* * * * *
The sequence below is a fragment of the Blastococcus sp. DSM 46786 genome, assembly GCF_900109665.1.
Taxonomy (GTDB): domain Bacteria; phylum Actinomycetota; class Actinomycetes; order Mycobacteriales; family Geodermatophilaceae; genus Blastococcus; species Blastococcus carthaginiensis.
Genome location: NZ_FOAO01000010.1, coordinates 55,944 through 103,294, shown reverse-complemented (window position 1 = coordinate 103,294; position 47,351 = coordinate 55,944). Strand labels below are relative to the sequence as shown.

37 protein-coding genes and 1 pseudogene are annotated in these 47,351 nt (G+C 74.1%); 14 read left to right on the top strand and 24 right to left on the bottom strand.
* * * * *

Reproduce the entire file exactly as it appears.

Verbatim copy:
The sequence below is a fragment of the Blastococcus sp. DSM 46786 genome, assembly GCF_900109665.1.
Taxonomy (GTDB): domain Bacteria; phylum Actinomycetota; class Actinomycetes; order Mycobacteriales; family Geodermatophilaceae; genus Blastococcus; species Blastococcus carthaginiensis.
Genome location: NZ_FOAO01000010.1, coordinates 55,944 through 103,294, shown reverse-complemented (window position 1 = coordinate 103,294; position 47,351 = coordinate 55,944). Strand labels below are relative to the sequence as shown.

37 protein-coding genes and 1 pseudogene are annotated in these 47,351 nt (G+C 74.1%); 14 read left to right on the top strand and 24 right to left on the bottom strand.